• Jeff2Space

    This looks similar to what the Russians have done in the past with Progress. I forget the name of the capsule. Googling it…

    The name of the capsule was Raduga.

    So here we are recreating something Russia did in the 1990s.

  • SpaceGuy
  • Bulldog

    “I understood that reference”

  • windbourne

    not really.
    RIght now, both Soyuz and Dragon can bring down samples. The question is, can it bring those samples right to the lab????
    Probably the one that will make a difference would be the Dream Chaser.

  • windbourne

    I think that already happened fairly recently on the Soviet nee Russian Side of the ISS.

  • windbourne

    the Discoverer 13 capsule was recovered by the US on August 10, 1960. It was the first man-made object to be recovered from space (the Soviets would send up two dogs and successfully recover them just a week and a half later) and marked the beginning of the age of space-based surveillance.

  • Andrew Tubbiolo

    Oh man, I think I remember that. The cosmonauts were caught taking telephoto pics of the Donbas in Ukraine if I remember right. I doubt a hand held telephoto could get military grade information. Maybe convoys on the highways? What the Russians really need are the old 1m class telephoto lenses they had installed in the Salyut series.

  • duheagle

    If anyone can find a roll of actual film to slip in, that is.

  • windbourne

    Really? I did not hear the other part of that. Kind of surprised that they do not have cams and a decent scope on the iss.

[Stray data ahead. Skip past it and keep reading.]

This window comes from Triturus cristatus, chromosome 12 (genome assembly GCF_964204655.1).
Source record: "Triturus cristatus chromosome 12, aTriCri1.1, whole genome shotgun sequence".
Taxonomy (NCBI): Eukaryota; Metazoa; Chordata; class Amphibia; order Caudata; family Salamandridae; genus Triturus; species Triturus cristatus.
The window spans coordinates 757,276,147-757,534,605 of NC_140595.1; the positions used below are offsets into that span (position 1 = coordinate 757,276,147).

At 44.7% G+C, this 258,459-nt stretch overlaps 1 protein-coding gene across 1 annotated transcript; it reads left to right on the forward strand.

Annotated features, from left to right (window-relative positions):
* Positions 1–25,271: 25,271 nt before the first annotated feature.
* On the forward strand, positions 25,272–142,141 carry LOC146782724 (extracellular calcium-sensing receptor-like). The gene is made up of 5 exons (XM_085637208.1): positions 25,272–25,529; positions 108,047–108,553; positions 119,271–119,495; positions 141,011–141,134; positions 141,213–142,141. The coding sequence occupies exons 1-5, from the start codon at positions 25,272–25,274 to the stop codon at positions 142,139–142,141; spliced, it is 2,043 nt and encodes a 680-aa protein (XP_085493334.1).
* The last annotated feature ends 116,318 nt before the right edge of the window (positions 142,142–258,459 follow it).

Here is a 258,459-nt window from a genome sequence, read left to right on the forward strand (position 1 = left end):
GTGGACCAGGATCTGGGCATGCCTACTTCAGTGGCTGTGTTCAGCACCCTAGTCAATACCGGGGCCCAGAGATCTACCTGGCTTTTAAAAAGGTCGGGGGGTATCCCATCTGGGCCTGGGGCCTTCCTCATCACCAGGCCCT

• Vladislaw

    I believe it will be 3d printed Ballutes.. once you can just print the landing device it will get rid of some of the need for vehicles to do it..

  • Jeff2Space

    Yes the US was first to successfully build, fly, and recover a reentry vehicle. Later the US put multiple reentry vehicles on its spysats so that the satellite lifetime wasn’t limited to a single reentry capsule’s worth of film. These capsules were their own little spacecraft with their own reentry engine.

    This Japanese vehicle and the Russian vehicle are far less capable add-ons to expendable station resupply vehicles. So, they don’t need reentry engines and all of the other assorted equipment that goes along with that. But in my mind it’s a kluge. Better to make the whole thing reenter and reuse it for future resupply missions (e.g. Dragon, Dragon 2, and Dreamchaser).

  • windbourne

    That would be interesting.

  • Vladislaw

    I hope I am around for IN – SPACE manufacturing .. it will be a paradigm shift in thinking. I hope Bezos will fund these kinds of start ups by partnering with a launch vehicle for them to use…

  • MzUnGu

    3D printed Ballutes? U R dreaming. These materials are high temp materials like silica fibers weaved together for strength and flexibility. You gonna need some bigger space -factories or send up some astronaut with sewing experiences. LOL Even if you ablatables, the nasty chemical process will need a separate module on ISS just to be on the safe side.

  • Vladislaw

    Wow since you can see into the future on both the evolution of 3d printing in space and material sciences could you pick some lottery numbers for me? I mean gosh .. no one will have a eureka moment in space .. EVER .. so lets pack it up now.. and just let you read tea leaves for us.